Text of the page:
Life without sport’s great escape proving difficult for Lowry

Shane Lowry. Photo by @tourmiss

Shane Lowry admits he’s had good days and bad since the coronavirus pandemic dominated the headlines.

Like the rest of us, the Offaly man has been keeping his distance largely isolating in his stateside property in Florida where this week he would have been vacating for a venture down Magnolia Lane.

However, although he’s understandably disappointed with how golf’s Major schedule has been decimated, the Offaly man has now accepted that his grievances are unimportant in the bigger picture of life.


“Obviously, the Masters was supposed to be this week and I was looking forward to that because I am the most recent major champion and would’ve probably had a nice draw,” Lowry told Off the Ball.

“It was a very exciting summer ahead for me, getting to play the Irish Open as the Open champion and then going to defend the Open too. So, that’s where I really struggled initially, but it was all selfish things.”

Lockdown in Florida sounds much like lockdown everywhere else with Lowry’s young family in slightly warmer climates as they try to fill their days with activities to pass the time. However, slowly but surely a restlessness is creeping in with the light at the end of the tunnel seemingly drifting that bit further from view every day.

“So far it’s been OK but I’m not sure how much longer I can put up with this.

“I’ve had ups and downs. At the start, I found it really hard to get my head around the whole thing, then I went through a period where I was focused on my routine doing some stuff every day. Last week, I was a bit down kind of thinking, ‘When is this going to end?’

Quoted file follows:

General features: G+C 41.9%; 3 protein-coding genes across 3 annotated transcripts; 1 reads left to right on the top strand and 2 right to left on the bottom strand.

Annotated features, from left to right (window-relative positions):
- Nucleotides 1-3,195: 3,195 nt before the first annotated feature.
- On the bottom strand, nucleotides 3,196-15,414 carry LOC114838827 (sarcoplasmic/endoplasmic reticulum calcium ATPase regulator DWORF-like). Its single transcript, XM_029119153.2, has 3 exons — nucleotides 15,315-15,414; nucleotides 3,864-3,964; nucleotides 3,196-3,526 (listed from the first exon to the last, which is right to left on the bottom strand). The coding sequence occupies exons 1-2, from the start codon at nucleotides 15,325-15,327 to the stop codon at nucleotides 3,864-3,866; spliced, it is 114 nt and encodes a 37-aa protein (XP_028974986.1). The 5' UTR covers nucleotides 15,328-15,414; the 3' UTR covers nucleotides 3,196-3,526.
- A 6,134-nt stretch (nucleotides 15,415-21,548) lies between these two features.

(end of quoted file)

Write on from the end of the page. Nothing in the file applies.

“I haven’t hit a shot in about two weeks and I’m even starting to really miss golf now too. I always miss competing when I’m not playing, but I even miss just getting out and playing nine holes.”

“You do see a lot of people on social media keeping active and healthy. If you can stay active, get out for the little walk or run, mentally, that’s going to put you in a better place.

“I have one of those Peloton bikes too, but I’m not giving anyone out my username. I see Rory [McIlroy] and a friend of mine Stephen Grant on it, and they’re both beasts. If I finished in the top 10 or 15%, I’m happy enough.

“But look, I talk about the gym and doing exercise and that, but I’m not the kind of person who will be looking to lose loads of weight during this or change my body shape, or anything like that. I saw a quote from Paul Kimmage about this period in lockdown being like the Tour de France because you can’t be thinking about the finish line in Paris.

“So, you just need to take it day-by-day. I can’t go out and practice, but I can do certain things that will help me in my career, and my head, I suppose. I’m looking to get a little bit fitter and a little bit stronger, so we’ll see what happens.”

What would’ve made the situation easier for Lowry, like so many of us, is access to live sport – any sport. Perhaps it’s a case of not knowing a good thing until it’s gone; the heart certainly grows fonder as absence prolongs but in Lowry’s life at least, sport has always offered the great escape from reality, especially when things get tough, something COVID-19 has robbed us of too.

“Generally in these times of crises and you think about even the recession in ’08, ’09, people still had sport. Most people had that in their lives and it can get you through everything.

“I remember in ’09 when people were going through really tough times, I was lucky to win the Irish Open.

“This happened after Ireland had won the Grand Slam, Leinster had won the Heineken Cup and it just felt like sport was booming and could help people through the tough times. You don’t have it now and it is just weird.”


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